New Fox News piece: What's the truth about the unemployment numbers?

My new piece starts this way:

The recent sudden drops in both initial unemployment insurance claims and unemployment rates have generated a slew of positive news stories and lifted White House spirits. Fox News contributor and former Clinton pollster Doug Schoen even writes about the “high-fiving in the White House.”

But other numbers show a much weaker job market and economy; the average unemployment duration remains near its all-time high, hiring is stuck near record lows, and there are almost 3 million workers in part-time rather than full-time jobs. Further, GDP grew just 1.7% last year and few new companies are being started.

So which scenario is right?

First, let us set one thing straight. The apparent contradiction between a falling unemployment rate and other indicators isn’t because the Obama administration “manipulates numbers to get [the] unemployment headline under 9%” as Rush Limbaugh claims. The current "recovery" is so unusual that the normal rules for relating the unemployment rate to other labor market indicators don’t hold; indeed those rules can be quite misleading.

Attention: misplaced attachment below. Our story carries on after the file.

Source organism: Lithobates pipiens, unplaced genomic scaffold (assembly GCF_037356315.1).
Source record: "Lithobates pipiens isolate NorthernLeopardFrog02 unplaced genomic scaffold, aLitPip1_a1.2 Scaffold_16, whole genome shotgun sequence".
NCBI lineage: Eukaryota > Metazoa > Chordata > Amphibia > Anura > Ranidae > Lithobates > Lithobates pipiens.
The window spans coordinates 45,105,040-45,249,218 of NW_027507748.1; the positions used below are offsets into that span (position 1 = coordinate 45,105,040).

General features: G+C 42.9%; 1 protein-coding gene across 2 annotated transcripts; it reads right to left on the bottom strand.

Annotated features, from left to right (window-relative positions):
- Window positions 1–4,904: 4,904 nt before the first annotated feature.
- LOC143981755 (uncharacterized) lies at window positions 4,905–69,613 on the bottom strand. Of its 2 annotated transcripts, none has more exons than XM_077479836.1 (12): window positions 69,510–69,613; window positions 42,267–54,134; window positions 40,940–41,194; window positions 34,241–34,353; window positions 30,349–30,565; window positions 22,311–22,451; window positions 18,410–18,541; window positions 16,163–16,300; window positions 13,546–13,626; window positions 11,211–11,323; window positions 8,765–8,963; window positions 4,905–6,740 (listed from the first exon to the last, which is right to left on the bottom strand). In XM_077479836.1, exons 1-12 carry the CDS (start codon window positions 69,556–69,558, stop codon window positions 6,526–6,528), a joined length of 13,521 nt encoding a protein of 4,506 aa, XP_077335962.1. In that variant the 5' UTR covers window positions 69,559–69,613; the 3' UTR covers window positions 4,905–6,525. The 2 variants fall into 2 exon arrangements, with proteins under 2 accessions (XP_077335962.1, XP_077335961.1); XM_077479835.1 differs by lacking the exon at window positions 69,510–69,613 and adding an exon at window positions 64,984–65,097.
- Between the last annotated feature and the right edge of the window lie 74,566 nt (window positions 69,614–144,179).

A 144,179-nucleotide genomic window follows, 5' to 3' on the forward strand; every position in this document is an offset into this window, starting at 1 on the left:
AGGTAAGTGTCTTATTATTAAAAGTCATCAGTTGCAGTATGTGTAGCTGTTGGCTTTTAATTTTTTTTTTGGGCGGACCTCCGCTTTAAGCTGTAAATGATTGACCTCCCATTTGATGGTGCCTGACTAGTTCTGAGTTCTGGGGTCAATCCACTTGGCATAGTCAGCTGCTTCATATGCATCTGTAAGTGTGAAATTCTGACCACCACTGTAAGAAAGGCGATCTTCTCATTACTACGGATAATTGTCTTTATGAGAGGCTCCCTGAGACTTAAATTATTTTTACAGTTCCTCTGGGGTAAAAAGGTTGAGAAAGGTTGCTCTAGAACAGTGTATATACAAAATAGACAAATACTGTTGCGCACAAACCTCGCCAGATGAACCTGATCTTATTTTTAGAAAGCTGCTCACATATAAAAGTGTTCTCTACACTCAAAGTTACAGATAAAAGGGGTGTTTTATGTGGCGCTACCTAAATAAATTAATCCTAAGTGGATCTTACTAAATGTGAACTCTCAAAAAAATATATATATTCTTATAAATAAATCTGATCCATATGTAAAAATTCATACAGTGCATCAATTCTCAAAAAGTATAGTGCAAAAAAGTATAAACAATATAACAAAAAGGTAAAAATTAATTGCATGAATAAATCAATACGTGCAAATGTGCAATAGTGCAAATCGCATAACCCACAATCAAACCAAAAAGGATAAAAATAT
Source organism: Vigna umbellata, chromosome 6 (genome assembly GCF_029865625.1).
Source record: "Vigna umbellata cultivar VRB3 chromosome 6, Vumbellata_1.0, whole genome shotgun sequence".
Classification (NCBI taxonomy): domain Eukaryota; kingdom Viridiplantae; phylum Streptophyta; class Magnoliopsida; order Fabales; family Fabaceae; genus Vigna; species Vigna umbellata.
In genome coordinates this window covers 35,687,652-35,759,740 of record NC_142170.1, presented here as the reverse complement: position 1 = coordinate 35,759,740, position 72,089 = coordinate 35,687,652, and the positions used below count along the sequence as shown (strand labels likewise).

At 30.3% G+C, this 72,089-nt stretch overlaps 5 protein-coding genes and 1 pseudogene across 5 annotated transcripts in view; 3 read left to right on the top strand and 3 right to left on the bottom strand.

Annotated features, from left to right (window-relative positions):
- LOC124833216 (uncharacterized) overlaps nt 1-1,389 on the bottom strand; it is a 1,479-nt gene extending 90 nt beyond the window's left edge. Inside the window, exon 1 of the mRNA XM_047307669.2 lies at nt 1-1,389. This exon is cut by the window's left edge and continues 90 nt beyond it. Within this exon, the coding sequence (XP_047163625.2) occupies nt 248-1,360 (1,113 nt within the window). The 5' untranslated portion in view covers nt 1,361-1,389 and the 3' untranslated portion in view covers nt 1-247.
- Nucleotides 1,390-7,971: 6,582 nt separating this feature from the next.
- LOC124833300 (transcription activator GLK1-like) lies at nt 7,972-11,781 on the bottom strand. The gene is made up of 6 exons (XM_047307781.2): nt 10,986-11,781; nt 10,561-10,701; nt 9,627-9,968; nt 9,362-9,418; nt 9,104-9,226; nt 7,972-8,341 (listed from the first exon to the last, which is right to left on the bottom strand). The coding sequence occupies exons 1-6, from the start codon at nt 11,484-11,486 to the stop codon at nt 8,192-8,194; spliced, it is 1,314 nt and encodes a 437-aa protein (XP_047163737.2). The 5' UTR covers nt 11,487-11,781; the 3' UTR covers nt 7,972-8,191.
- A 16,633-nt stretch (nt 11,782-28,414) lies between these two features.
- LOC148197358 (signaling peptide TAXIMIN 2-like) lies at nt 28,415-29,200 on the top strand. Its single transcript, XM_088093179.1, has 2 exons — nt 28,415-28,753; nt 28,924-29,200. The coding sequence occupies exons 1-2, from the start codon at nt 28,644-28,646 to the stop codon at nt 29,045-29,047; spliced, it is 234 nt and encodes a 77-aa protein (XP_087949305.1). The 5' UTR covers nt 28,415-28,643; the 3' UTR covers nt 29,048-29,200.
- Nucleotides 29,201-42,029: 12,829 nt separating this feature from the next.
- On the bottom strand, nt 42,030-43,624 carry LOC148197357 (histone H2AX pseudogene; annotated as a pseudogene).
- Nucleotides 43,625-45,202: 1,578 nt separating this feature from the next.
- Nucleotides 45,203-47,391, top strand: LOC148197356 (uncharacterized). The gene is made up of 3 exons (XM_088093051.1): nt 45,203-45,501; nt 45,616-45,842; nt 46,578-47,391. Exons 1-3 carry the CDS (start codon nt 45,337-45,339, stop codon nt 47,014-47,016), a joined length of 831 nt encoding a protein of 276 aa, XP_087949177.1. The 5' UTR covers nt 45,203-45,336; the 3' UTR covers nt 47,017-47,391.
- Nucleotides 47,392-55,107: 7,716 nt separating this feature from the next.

Take initial unemployment insurance claims. As the Wall Street Journal reported the end of last month: “Analysts generally believe the economy is adding jobs when jobless claims are consistently below 400,000.” Seasonally adjusted initial unemployment insurance claims held at around 353,797 on Thursday, and they have been consistently below 400,000 since the beginning of December.

But the “below 400,000” rule only makes sense if new hiring parallels growth during past recoveries.

Forecasting the number of people employed by focusing on workers filing for unemployment insurance is like guessing a pool’s water level by measuring how much flows out but ignoring the rate at which water is being added. . . .

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